There is no objective truth in art. Some people find the Mona Lisa to be dull. Others think the 1990s film BioDome is funny. But, despite the fact that an overwhelming majority of individuals disagree with those two points, neither cannot be proven to be incorrect. That is the great difficulty when dealing with art.
And so, when we do talk about art (and, yes, theme park attractions like the kinds you'd find at Disney and Universal are art), it's important to remember that there is no inherent “good” or “bad.” Attractions we think of as “bad” are merely perceived that way because a plurality of people, many of whom write words such as these on blogs such as this one, have deemed it so.
Yet, if you look at all of those attractions that we have, collectively, said are subpar, you begin to notice a few trends. It's those trends that I want to look at today – specifically, I believe there are five tell-tale signs that a theme park attraction is, for lack of a better, more American word, rubbish.
1. It will have a needlessly elaborate plot
There is a difference between plot and story. This is, perhaps, the most important lesson from classic Disney rides such as Pirates of the Caribbean and the Jungle Cruise. Good storytelling is about far more than conveying a sequence of events, but rather, the goal is to teleport guests to another world, let them inhabit it, and allow something amazing and fantastic to happen.
Seriously – what is the plot of Pirates of the Caribbean? Could you tell a friend what it is about? “Um, there are these pirates and they're plundering a village. I guess? I dunno.” Right.
But still, that attraction has endured as one of the best at any Disney park. Compare that to the oft-maligned Stitch's Great Escape, which features painstakingly detailed plot points about a prison transfer. And, lest you think this is a Disney phenomenon, Poseidon's Fury over at Universal is just as guilty of this problem – forsaking action and adventure for needless exposition about Poseidon and Darkanon and our milquetoast guide, Taylor.
My personal favorite attraction at Walt Disney World is Space Mountain – an attraction that offers little in the way of plot, but has as rich a story as any on Disney's property. Conflating the two is the sure sign that ride designers felt the attraction wasn't engaging enough on its own design merits and needed an extra level to keep guests entertained.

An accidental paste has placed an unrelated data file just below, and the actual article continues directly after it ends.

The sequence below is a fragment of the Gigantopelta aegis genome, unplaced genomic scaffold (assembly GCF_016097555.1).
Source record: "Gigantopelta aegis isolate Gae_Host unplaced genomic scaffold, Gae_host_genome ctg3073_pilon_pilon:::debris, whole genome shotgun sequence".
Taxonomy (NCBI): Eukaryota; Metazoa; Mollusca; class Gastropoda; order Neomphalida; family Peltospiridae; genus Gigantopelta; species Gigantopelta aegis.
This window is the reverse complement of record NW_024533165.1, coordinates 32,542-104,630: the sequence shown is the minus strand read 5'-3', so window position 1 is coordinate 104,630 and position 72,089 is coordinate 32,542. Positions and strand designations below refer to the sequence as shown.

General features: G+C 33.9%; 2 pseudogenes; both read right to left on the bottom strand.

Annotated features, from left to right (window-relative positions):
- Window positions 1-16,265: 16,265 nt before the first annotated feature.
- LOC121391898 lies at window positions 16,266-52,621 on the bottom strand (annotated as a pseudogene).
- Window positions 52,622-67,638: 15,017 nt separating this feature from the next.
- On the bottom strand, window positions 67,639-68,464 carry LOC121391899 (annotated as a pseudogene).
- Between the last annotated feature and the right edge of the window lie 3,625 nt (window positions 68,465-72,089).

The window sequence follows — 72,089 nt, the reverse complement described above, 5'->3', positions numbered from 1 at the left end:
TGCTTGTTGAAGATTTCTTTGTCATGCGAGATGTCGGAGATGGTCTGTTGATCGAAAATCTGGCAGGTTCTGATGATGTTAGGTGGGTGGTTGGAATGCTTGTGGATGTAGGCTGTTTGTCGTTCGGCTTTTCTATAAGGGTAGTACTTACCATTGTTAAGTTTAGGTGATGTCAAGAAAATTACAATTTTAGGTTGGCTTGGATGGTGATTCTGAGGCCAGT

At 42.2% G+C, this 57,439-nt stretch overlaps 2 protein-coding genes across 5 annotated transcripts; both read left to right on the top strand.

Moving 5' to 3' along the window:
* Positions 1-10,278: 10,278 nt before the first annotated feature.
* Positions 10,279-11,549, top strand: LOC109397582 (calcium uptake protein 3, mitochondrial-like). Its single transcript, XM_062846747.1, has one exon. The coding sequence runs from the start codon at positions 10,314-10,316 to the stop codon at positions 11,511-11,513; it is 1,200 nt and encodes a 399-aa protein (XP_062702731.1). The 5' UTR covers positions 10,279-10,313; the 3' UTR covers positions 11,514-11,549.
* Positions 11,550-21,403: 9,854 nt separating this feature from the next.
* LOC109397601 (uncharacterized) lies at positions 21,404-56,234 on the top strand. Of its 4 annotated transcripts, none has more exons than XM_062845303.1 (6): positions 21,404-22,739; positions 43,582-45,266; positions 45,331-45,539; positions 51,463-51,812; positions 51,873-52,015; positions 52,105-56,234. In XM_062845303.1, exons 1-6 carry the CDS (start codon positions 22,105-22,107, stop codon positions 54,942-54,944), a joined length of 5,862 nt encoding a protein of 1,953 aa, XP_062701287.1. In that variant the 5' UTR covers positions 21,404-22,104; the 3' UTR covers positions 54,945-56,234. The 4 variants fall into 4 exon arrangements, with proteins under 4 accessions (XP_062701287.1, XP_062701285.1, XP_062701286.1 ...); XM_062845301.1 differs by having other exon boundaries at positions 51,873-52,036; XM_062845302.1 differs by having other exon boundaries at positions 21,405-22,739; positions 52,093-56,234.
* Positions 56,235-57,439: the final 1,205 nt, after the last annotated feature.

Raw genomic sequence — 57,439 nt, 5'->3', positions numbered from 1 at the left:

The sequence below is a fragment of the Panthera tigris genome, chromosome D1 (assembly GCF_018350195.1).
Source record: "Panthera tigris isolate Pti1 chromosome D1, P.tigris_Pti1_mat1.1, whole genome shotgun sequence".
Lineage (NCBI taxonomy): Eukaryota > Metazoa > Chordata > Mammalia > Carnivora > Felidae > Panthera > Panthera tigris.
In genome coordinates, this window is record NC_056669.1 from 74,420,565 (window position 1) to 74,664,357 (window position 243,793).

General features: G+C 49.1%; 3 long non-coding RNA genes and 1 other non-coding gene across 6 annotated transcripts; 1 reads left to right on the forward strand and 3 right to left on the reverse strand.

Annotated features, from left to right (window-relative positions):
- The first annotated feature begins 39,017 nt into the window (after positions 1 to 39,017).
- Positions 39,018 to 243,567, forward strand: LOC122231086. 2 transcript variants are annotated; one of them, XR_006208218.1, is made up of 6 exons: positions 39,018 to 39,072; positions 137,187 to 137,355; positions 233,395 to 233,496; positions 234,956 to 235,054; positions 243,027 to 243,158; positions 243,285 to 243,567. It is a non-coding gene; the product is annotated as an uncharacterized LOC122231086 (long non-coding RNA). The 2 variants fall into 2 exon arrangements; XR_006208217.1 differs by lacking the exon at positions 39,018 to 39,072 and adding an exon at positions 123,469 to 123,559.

2. It will take place in an corporate office or training center
If an attraction is set in an office, training center, institute, or facility, it means that the attraction's designers don't trust that you'll be able to engage in a story that isn't grounded in a real-world setting.
The thing is, the best theme park attractions ignite your imagination on their own. They are so invigorating and so inspiring that you can't help but enter the world they've created for you. When an attraction is well-made, it could be set on the surface of mars or in the insides of a computer, and you won't need to be told how you got there for it to make sense. It just will, like in a dream.
While I mostly enjoy Mission: Space at Epcot, it is not without its faults and it deserves all of the criticism it gets. Most notably, the problems with Mission: Space derive themselves from this exact issue.
Presumably, Imagineers don't trust you to believe that you're really going on a journey into space, and so, they concocted a story about how guests would be taking a simulated flight to Mars onboard a simulated spacecraft.
You know you're boarding a flight simulator before you get on the ride, and, even if you didn't, the ride's story makes that fact abundantly clear. And, stunningly, such an aesthetic distance causes the ride to lose any illusory magic it might have possibly created. You're constantly reminded the ride is fake, so why should you bother imagining any different?
Of course, other attractions are also set in offices and institutes and training centers: Dinosaur, Terminator 2: 3D, Men in Black: Alien Attack, all of which pull this off to varying degrees of success. But, the point is, there was once a time when rides didn't have to tell you exactly where they were taking place, and if the ride you're on does this very intently, it's not a good sign for its quality.